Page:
Friday, December 26, 2008

New Can crusher / Washer Launcher

I am working on what will be the biggest washer launcher or can crusher that I have ever made. If you have not seen the old washer launcher or can crusher videos on YouTube you have to see what happens when 800 volts DC is applied to a flat coil under an aluminum washer. The washer flies over 30 feet straight up. If a soda can gets in the way it can get flattened. If you place a soda can on top of the washer it ends up about 1/2 inch shorter just from the g forces.

As I was going though some of my old pictures I could see the history of my invention. First I built what was called a 'thumper' on the Internet. To make a 'thumper' essentially you take the flash from a camera and add a coil in series with the flash tube. This 'thumper' design is available on the Internet just google for a 'magnetic thumper' or 'magnetic thumpy'. Below is a picture of my version of that device.

Next I replaced the flash tube with a big SCR. I had a pile of those big SCR's that were left over from making a time machine, but they were accidentally sold at the Rochester Ham Fest in around 2005. You can see them in the background of the picture. I also started adding more capacitors. Notice the home made aluminum washer sitting on the coil. That was from before I discovered that hard drive platters make great aluminum washers. As you can tell I was already sending aluminum washers into flight. In those early days the washer flew just a few inches.

Soon I took the washer launcher to the next level. First I used 4 big capacitors and then later I stepped up to 8 of those big capacitors. I fried the old SCR and then replaced it with an ED431825 that can handle 1.8 KV (1800 Volts) and 250 amps continuous and 6.5 KA peak (6500 Amps). This design started out with one MOT (Microwave Oven Transformer) then for a while it had two MOT's.

At some point I added the flat Coil shown below. It was wound a few turns at a time then those turns were glued down and the next few turns were added. A rotating stick held the wire down while the glue was drying. The glue was of a flexible kind. At some point the wood was shattered into pieces, so it was replaced with Plexiglas. That was a bad idea. The Plexiglas shattered on the first test launch.

I am upgrading the 8 capacitor 800 volt model to now operate with up to 1600 volts. All of the capacitors had to be turned 90 degrees so that they can be connected in series instead of parallel. Here is the preliminary schematic, it is missing the 10 amp fuse, and that is a 1 meg resistor to the voltmeter that is located on the front panel.

There were two problems with the first test run of the new design. The 10 amp fuse blew because it now draws more current than that. I replaced it with a 15 amp fuse. The next problem is that the meter pegs. I was using a digital volt meter as well and it was not supposed to exceed 600 volts but it survived at 1200 volts. As far as the can crushing goes it did not crush it much more than the 800 volt model had crushed it.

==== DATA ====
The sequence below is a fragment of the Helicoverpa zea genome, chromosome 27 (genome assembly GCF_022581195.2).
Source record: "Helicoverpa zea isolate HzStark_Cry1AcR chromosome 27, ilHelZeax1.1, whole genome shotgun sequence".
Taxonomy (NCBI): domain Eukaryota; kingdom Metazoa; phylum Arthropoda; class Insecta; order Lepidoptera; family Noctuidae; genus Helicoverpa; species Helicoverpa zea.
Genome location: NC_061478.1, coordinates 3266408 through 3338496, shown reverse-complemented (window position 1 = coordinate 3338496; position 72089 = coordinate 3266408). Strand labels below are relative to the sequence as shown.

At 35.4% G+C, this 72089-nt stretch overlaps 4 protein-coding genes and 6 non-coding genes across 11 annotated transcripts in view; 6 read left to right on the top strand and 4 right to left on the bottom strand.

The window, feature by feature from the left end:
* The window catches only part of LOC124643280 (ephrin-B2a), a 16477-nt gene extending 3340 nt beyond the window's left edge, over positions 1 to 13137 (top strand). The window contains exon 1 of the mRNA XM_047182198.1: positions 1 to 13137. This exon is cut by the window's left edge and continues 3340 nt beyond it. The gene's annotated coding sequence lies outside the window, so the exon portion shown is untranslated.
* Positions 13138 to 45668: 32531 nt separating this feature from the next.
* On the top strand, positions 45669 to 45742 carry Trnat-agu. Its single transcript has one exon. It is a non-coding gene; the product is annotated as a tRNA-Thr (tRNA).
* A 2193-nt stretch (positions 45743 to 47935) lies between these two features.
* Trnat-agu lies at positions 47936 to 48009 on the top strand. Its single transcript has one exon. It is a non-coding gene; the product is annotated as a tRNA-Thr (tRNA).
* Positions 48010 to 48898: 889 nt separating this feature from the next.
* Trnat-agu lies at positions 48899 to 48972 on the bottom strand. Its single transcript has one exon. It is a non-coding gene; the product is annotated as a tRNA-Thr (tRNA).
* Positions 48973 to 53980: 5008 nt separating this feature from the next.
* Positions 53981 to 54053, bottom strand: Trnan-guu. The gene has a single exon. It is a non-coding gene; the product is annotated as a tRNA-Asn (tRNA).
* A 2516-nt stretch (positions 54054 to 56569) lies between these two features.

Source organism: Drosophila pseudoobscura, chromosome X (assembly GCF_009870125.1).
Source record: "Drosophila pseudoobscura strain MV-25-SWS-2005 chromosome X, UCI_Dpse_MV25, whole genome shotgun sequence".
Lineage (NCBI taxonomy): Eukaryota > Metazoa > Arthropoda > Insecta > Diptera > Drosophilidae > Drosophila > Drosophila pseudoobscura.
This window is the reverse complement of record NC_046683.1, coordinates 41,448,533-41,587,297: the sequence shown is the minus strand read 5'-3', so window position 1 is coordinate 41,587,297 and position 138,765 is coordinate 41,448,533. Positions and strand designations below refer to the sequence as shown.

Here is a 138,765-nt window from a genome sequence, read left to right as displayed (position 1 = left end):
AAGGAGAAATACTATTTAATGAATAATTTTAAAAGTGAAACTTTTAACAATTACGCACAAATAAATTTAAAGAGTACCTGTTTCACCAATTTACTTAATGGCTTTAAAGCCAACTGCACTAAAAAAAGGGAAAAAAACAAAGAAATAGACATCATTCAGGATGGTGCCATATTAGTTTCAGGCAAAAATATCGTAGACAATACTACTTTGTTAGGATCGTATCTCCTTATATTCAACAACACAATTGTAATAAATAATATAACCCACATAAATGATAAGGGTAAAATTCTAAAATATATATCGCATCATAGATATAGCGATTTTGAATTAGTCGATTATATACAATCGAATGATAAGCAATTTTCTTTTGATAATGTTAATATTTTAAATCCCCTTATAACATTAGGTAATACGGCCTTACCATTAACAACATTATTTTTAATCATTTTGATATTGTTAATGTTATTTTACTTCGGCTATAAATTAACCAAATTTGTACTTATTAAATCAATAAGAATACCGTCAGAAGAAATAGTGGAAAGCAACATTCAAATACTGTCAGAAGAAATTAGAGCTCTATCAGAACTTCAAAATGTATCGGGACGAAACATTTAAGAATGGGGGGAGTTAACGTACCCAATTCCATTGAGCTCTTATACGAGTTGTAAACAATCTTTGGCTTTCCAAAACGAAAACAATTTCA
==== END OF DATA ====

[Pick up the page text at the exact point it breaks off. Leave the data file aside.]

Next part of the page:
Before testing it a second time I changed the resistor to the meter to 2.5 meg. The meter now reads 2.5 KV full scale. I also shortened the wire to the coil to 1/2 of the original length. The next test was at 1.6 KV and it resulted in the flattest soda can yet. The video is being
uploaded to YouTube.

Monday, December 15, 2008

LED Sign

A few years ago a relative, Ernie I think, gave me a sign that someone was throwing out. It was large and had a car repair place advertisement. Well I removed the guts, got it working, reprogrammed it and put it in my own cabinet. The problem now is that it is too big to fit in the window.

As I was testing it out our cat Bling or as I call him stinky, decided to attack the sign. He normally attacks my laptop computer screen climbing on the keyboard as he does it.

I had to rearrange the guts to make the sign smaller. I moved the logic board to be behind the sign board. The transformer did not fit so I put that on the back side. The brown board has a 555 and a 4017 that resets the sign after 20 seconds so the car advertisement does not come up like it used to.

Tuesday, December 9, 2008

Home Made Dual Screen Monitor Base

Recently I had an EBay deal that I just could not refuse. They were selling 17 inch LCD monitors for $44 each without the stand. With shipping they were about $60 each and they arrived not working. It turns out that the unnamed shipping company shook them so bad as to unsolder capacitors in the power supply. So after some minor repairs they worked. the next problem was what to use for a stand. They do not make dual stands that I know of and most stands cost more than I paid for the monitors.

Here is the solution. First a 1 by 6 connects the two monitors together. Drill 4 holes at each end of the 1 by 6 that line up with the mounting holes in the back of the monitors. Then I used some 2 by 3's about 1 foot long to a 2 by 6 base that is 2 foot long. The tops of the 2 by 3's were notched so that they are under as well as behind the 1 by 6 that connects the 2 monitors. I used a high quality 2 by 6 for the base since it can be seen. That one board cost me $8, the rest of the boards were all off the scrap pile.